Akorem’s ship was the same design (and used the same model) as the solar sailing ship Sisko built in “Explorers.”

Worf delivered Molly in the TNG episode “Disaster,” and the thought of being in any way involved in delivering her second child fills him with a nameless dread.

Neither First Minister Shakaar nor Kai Winn are seen in the episode, but they are discussed. Akorem says that he’s not asking the former to step down as First Minister to go back to farming, but he and Porta are confident that by the next election, no one would dream of electing a farmer as First Minister. As for the latter, she supports the return to the d’jarras, and Akorem also mentions in passing to Sisko that Winn fears Sisko.

The changes in the timeline brought about by Akorem’s time travel are looked into by the Department of Temporal Investigations in the DTI novel Watching the Clock by Christopher L. Bennett.

Your humble rewatcher’s Demons of Air and Darkness established the Akorem Laan Museum on Bajor, and the Prophecy and Change short story “The Orb of Opportunity” by Andy Mangels & Michael A. Martin established a Bajoran Milita ship called the Akorem Laan.

Porta is seen as the cleric at the Singha Refugee Camp during the occupation in the Terok Nor novel Night of the Wolves by S.D. Perry & Britta Dennison.

Walk with the Prophets: “You are of Bajor.” In 2011, Star Trek Magazine celebrated the 45th anniversary of Trek by doing a feature on every 45th episode of the various series, order determined by first air date. One of those “45s” was this episode, and I drew the assignment to write it up. When I reviewed the episode, I nearly fell over from shock at the writer credit. In February 1998, the name Jane Espenson made no impression on me whatsoever, but within a few years, her credit would be one that would provoke confidence that you were about to watch a well-crafted episode. She became a trusted part of Joss Whedon’s stable of writers, and she’s gone on to become a force in genre TV writing. (I actually first met her at Dragon Con in 2000, alongside Tim Minear. The three of us and Christopher Golden did a panel on writing the Buffy characters, and she and Tim were both pretty shocked that anyone cared about what writers thought...)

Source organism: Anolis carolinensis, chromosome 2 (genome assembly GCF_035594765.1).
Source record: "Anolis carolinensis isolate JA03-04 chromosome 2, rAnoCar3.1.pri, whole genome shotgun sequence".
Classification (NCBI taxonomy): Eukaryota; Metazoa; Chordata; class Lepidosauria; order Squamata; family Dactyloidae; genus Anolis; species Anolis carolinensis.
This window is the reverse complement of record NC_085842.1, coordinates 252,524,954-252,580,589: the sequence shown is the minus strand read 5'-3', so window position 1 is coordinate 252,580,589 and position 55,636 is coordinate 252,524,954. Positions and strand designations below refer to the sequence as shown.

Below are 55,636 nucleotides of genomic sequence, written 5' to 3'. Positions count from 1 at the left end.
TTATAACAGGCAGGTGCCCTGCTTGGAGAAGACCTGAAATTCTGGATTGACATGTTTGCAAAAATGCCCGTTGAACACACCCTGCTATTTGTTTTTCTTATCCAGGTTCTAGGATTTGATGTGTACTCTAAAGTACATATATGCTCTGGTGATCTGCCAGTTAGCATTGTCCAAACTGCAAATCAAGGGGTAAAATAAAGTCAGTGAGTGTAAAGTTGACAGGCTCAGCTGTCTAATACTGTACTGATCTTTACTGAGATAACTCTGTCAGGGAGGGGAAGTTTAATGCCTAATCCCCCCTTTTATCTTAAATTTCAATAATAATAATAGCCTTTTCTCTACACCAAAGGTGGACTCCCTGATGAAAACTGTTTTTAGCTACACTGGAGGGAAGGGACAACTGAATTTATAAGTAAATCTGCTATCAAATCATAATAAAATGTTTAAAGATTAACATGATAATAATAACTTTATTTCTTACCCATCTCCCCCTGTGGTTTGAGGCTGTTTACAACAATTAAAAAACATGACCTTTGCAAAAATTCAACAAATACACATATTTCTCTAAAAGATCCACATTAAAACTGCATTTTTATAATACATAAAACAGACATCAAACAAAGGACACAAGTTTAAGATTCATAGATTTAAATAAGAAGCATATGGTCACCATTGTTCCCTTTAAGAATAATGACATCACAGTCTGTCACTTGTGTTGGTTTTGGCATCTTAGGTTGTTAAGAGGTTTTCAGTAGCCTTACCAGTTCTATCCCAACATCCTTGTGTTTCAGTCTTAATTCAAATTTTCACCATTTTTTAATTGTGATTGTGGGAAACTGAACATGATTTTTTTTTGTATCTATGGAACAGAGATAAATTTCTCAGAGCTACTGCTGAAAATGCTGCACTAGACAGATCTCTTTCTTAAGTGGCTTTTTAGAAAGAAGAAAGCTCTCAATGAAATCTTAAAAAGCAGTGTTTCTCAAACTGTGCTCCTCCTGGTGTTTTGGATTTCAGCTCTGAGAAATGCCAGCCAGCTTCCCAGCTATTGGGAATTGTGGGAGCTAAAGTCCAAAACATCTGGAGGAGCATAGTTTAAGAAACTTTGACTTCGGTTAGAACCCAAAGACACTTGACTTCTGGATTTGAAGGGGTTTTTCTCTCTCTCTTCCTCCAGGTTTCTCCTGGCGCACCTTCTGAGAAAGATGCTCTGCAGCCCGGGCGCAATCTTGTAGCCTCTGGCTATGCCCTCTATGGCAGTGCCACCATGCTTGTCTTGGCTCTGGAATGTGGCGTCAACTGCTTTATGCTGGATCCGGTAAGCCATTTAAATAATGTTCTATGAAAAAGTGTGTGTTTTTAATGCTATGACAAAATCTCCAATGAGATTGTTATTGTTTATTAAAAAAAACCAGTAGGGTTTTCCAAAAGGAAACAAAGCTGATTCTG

One of Espenson’s hallmarks has been strong characterization, and this episode certainly has plenty of that, mostly focused on Sisko and Kira. Both of them have their faith severely tested, though calling it “faith” in Sisko’s case is pushing it. He’s sort of coasted along as the Emissary but never really wanted it—as recently as ten episodes ago in “Starship Down” he contrived a Gamma Quadrant mission in order to avoid a festival in his honor—but in this episode the Prophets basically force him to commit to it by providing him with a much worse alternative. There’s an old saw that the best leaders are the ones who don’t want to be leaders, and this episode embodies that concept. Akorem dives into being the Emissary with both feet, and decides that the best way to fix Bajor is to make it just like it was two centuries ago, ’cause that always works.

The Star Trek: Deep Space Nine Rewatch on Tor.com: Accession